Step 1: Bend your knees and sit on your buttocks.
Step 2: The sides of your soles should be close together.
Step 3: Interlock your big toes.
Step 4: Maintain your posture so that your spine and neck are absolutely straight
Step 5: Place your palms on your knees and relax your shoulders.
Step 6: Balance your body in this position while taking deep and even breaths.
Step 7: Do not lean back or allow your spine to arch backwards.
Step 8: Keep your eyes closed and remain conscious of your breathing.
Step 9: Inhale and exhale slowly and allow your mind and body to relax completely.
Step 10: Sit in this pose for a minimum of 2 minutes. Once you are used to it, you can increase this to 5-10 minutes.
Follow these Vajrasana yoga pose steps carefully and do not make any changes to them. It is important to follow the Vajrasana sequence of steps to maximise the effects of this asana.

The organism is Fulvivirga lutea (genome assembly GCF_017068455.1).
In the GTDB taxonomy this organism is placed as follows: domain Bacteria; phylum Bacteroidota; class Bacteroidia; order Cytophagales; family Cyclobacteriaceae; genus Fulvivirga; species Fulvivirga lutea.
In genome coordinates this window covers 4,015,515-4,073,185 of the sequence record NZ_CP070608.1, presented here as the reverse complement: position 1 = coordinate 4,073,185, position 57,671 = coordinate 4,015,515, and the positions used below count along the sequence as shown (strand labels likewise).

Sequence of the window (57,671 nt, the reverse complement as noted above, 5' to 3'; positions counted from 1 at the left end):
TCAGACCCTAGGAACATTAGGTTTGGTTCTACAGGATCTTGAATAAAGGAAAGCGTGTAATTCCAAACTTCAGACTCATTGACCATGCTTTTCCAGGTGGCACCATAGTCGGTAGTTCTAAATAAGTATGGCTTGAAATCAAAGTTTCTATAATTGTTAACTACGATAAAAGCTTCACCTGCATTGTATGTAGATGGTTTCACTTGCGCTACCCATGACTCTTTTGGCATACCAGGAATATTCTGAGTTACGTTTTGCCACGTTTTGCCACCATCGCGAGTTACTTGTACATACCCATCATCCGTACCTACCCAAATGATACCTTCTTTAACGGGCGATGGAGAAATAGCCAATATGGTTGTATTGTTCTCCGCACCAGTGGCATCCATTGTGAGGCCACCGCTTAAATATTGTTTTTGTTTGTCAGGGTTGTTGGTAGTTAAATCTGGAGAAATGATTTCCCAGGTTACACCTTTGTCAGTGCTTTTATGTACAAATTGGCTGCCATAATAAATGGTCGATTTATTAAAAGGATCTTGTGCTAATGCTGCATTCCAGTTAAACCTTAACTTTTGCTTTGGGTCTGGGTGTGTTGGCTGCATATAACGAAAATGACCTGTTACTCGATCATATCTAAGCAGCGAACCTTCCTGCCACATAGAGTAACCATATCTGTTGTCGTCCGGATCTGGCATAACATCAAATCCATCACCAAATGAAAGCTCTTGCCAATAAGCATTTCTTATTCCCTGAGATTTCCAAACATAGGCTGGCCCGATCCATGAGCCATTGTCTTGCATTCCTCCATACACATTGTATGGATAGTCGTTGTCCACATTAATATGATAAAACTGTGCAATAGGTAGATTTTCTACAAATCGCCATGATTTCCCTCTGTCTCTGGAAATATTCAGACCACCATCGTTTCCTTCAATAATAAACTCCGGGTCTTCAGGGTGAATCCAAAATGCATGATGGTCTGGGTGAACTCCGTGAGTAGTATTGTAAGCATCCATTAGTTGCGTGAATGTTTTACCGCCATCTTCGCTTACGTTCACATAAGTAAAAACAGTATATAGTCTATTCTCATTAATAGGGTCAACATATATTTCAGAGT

How To Release From Vajrasana (Thunderbolt Pose)
To release from Vajrasana, move your hands from your knees to your sides. Slowly raise your knees and shift your weight on to your toes and then straighten your legs so that you return to a seated position. When moving from Vajrasana to any of the other poses, make sure that your movements are slow and smooth. Instead of transitioning from one static pose directly to the next, you can include 10 seconds of mindful breathing in between the poses. This will help you focus and be mindful of your movements.